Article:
Nilus rests his hand on top of a snow-covered pumpkin placed outside the tent he’s been living in for the past three months.
“Ready for Halloween,” he laughs.
But an early wintery blast in Manitoba has made life for Nilus quite difficult, and he’s not alone. The colder weather has been causing major problems for the homeless population in Winnipeg.
“It’s been a week already and it’s getting colder, and I just wish I had a facility where I could go to,” Nilus told CTV News.
Space at homeless shelters in Winnipeg is quickly vanishing as the winter-like weather has caused a spike in demand.
Siloam Mission has 143 beds available on any given night, but CEO Tessa Blakie Whitecloud said they have already reached capacity.
“Definitely with the cold weather hitting, it’s come on a bit quicker that we’re full in terms of the men’s side of things,” she said. “In terms of the women’s side, you know that’s been full for almost the whole two years I’ve worked here.”
It’s left Nilus with the question of where to go.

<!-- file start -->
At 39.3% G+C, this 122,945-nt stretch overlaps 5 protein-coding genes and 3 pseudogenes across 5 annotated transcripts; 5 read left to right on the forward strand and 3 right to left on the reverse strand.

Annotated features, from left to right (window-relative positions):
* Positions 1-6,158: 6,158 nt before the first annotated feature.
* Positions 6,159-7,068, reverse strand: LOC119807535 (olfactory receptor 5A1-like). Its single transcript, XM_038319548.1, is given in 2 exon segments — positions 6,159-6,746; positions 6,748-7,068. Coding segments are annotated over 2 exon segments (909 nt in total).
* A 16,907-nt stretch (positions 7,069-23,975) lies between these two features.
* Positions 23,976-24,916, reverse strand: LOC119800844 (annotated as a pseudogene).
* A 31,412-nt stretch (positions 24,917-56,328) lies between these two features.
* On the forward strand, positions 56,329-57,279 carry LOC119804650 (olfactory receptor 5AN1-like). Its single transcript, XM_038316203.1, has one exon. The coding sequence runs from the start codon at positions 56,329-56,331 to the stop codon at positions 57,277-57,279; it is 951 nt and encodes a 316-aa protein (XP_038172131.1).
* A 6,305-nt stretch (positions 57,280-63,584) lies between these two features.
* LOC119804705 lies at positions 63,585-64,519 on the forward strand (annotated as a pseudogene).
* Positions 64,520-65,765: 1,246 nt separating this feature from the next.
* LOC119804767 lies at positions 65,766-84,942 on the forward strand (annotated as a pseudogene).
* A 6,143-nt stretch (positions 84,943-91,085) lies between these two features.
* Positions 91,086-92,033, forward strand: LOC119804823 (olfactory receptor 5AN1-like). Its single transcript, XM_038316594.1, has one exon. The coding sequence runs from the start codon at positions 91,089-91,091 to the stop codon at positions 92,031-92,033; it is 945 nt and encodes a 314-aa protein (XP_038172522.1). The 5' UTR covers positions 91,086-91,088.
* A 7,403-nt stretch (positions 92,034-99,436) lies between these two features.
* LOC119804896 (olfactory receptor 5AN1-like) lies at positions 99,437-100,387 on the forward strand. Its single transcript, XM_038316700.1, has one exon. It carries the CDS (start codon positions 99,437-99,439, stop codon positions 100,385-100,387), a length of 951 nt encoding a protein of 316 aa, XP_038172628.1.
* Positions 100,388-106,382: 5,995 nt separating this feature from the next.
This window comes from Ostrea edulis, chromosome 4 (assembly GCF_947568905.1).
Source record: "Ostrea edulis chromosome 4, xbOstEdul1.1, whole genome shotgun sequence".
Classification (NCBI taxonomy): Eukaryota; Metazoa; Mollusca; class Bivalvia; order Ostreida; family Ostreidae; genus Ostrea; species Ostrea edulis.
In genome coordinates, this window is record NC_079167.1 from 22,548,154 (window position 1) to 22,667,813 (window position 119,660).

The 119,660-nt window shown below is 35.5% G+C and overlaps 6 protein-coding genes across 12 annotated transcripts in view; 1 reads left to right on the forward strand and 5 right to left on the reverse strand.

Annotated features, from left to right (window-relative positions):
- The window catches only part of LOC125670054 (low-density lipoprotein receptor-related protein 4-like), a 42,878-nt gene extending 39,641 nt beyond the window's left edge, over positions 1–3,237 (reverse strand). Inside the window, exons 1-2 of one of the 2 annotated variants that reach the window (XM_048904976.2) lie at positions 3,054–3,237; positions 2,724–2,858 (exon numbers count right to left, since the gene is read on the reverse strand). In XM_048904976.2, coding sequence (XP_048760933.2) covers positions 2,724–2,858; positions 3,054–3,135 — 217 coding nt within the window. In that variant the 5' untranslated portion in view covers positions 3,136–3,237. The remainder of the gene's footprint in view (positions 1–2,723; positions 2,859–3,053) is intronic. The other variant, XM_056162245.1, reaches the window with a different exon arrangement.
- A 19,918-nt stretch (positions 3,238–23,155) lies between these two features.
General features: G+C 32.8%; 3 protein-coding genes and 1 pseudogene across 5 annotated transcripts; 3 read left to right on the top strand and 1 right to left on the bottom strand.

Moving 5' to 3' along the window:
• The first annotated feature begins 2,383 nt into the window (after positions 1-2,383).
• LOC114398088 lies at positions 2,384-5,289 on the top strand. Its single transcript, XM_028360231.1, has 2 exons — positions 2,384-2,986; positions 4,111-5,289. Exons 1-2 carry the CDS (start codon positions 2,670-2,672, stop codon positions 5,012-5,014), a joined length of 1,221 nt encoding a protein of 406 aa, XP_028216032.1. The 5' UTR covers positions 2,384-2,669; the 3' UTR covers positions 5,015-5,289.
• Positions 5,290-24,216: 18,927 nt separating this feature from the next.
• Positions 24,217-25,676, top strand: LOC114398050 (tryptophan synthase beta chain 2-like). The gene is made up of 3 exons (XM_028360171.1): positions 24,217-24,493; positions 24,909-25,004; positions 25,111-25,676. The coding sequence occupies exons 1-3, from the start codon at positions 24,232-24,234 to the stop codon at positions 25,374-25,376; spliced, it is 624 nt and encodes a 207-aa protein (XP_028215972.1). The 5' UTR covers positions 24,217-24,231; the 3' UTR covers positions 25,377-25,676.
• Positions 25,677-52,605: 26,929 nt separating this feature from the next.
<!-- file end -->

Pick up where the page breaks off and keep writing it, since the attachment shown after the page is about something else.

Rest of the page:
Siloam Mission says it’s working with its partners in the sector to ensure they can redistribute the available beds in the city among the people who need them.
“We’re also looking at what’s a solution when we’re all full. We’re not quite there yet, but we’re very close,” Blakie Whitecloud said.
Siloam Mission tells CTV News if no beds are available, they coordinate with the other shelters to find a space for them. Then they arrange for transportation to get them there.
Blakie Whitecloud said this crisis happens every year when bad weather hits – it’s one of the reasons she believes a more long-term solution is needed.
“If we could plan well in advance to be building the units we need in our city, we could be actually solving homelessness instead of just doing a winter Band-Aid.”
That’s what Nilus wants – a safe and affordable place of his own.
“I just need a nice home I can call home.”
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